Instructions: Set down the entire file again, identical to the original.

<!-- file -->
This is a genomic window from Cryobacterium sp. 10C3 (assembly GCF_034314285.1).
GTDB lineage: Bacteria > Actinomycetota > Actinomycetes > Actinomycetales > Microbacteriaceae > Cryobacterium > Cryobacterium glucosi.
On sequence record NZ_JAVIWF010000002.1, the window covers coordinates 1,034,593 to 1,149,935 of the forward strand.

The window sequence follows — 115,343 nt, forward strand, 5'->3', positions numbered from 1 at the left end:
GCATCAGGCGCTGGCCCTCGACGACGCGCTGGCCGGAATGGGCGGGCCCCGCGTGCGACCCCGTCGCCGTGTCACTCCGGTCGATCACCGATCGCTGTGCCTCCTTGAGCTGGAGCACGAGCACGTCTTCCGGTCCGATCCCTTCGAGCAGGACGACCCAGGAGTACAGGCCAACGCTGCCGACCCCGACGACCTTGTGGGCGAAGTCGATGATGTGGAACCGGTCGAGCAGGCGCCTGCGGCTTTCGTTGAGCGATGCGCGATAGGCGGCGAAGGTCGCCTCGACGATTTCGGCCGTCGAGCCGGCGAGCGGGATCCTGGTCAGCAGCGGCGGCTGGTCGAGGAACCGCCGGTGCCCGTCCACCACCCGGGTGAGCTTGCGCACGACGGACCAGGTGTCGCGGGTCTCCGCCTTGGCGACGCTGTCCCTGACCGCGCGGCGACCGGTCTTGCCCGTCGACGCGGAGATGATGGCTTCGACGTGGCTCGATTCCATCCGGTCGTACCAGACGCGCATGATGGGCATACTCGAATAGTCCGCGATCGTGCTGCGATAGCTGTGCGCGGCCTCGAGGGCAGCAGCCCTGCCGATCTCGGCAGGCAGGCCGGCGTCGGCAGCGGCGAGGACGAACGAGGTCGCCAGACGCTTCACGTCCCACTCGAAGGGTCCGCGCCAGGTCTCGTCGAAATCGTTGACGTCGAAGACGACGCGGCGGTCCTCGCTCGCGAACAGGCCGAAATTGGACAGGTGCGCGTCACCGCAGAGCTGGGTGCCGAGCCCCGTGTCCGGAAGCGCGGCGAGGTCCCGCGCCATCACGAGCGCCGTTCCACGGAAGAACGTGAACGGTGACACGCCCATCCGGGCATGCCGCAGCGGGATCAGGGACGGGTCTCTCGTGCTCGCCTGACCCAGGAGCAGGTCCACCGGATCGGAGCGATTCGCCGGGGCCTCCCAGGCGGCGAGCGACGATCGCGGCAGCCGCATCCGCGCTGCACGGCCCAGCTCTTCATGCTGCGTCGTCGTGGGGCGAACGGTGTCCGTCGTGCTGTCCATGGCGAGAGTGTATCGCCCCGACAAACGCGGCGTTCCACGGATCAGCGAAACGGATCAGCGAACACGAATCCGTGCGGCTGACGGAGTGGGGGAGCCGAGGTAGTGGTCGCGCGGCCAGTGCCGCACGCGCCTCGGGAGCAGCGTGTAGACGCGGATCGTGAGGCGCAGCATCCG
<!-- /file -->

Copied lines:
This is a genomic window from Cryobacterium sp. 10C3 (assembly GCF_034314285.1).
GTDB lineage: Bacteria > Actinomycetota > Actinomycetes > Actinomycetales > Microbacteriaceae > Cryobacterium > Cryobacterium glucosi.
On sequence record NZ_JAVIWF010000002.1, the window covers coordinates 1,034,593 to 1,149,935 of the forward strand.

The window sequence follows — 115,343 nt, forward strand, 5'->3', positions numbered from 1 at the left end:
GCATCAGGCGCTGGCCCTCGACGACGCGCTGGCCGGAATGGGCGGGCCCCGCGTGCGACCCCGTCGCCGTGTCACTCCGGTCGATCACCGATCGCTGTGCCTCCTTGAGCTGGAGCACGAGCACGTCTTCCGGTCCGATCCCTTCGAGCAGGACGACCCAGGAGTACAGGCCAACGCTGCCGACCCCGACGACCTTGTGGGCGAAGTCGATGATGTGGAACCGGTCGAGCAGGCGCCTGCGGCTTTCGTTGAGCGATGCGCGATAGGCGGCGAAGGTCGCCTCGACGATTTCGGCCGTCGAGCCGGCGAGCGGGATCCTGGTCAGCAGCGGCGGCTGGTCGAGGAACCGCCGGTGCCCGTCCACCACCCGGGTGAGCTTGCGCACGACGGACCAGGTGTCGCGGGTCTCCGCCTTGGCGACGCTGTCCCTGACCGCGCGGCGACCGGTCTTGCCCGTCGACGCGGAGATGATGGCTTCGACGTGGCTCGATTCCATCCGGTCGTACCAGACGCGCATGATGGGCATACTCGAATAGTCCGCGATCGTGCTGCGATAGCTGTGCGCGGCCTCGAGGGCAGCAGCCCTGCCGATCTCGGCAGGCAGGCCGGCGTCGGCAGCGGCGAGGACGAACGAGGTCGCCAGACGCTTCACGTCCCACTCGAAGGGTCCGCGCCAGGTCTCGTCGAAATCGTTGACGTCGAAGACGACGCGGCGGTCCTCGCTCGCGAACAGGCCGAAATTGGACAGGTGCGCGTCACCGCAGAGCTGGGTGCCGAGCCCCGTGTCCGGAAGCGCGGCGAGGTCCCGCGCCATCACGAGCGCCGTTCCACGGAAGAACGTGAACGGTGACACGCCCATCCGGGCATGCCGCAGCGGGATCAGGGACGGGTCTCTCGTGCTCGCCTGACCCAGGAGCAGGTCCACCGGATCGGAGCGATTCGCCGGGGCCTCCCAGGCGGCGAGCGACGATCGCGGCAGCCGCATCCGCGCTGCACGGCCCAGCTCTTCATGCTGCGTCGTCGTGGGGCGAACGGTGTCCGTCGTGCTGTCCATGGCGAGAGTGTATCGCCCCGACAAACGCGGCGTTCCACGGATCAGCGAAACGGATCAGCGAACACGAATCCGTGCGGCTGACGGAGTGGGGGAGCCGAGGTAGTGGTCGCGCGGCCAGTGCCGCACGCGCCTCGGGAGCAGCGTGTAGACGCGGATCGTGAGGCGCAGCATCCG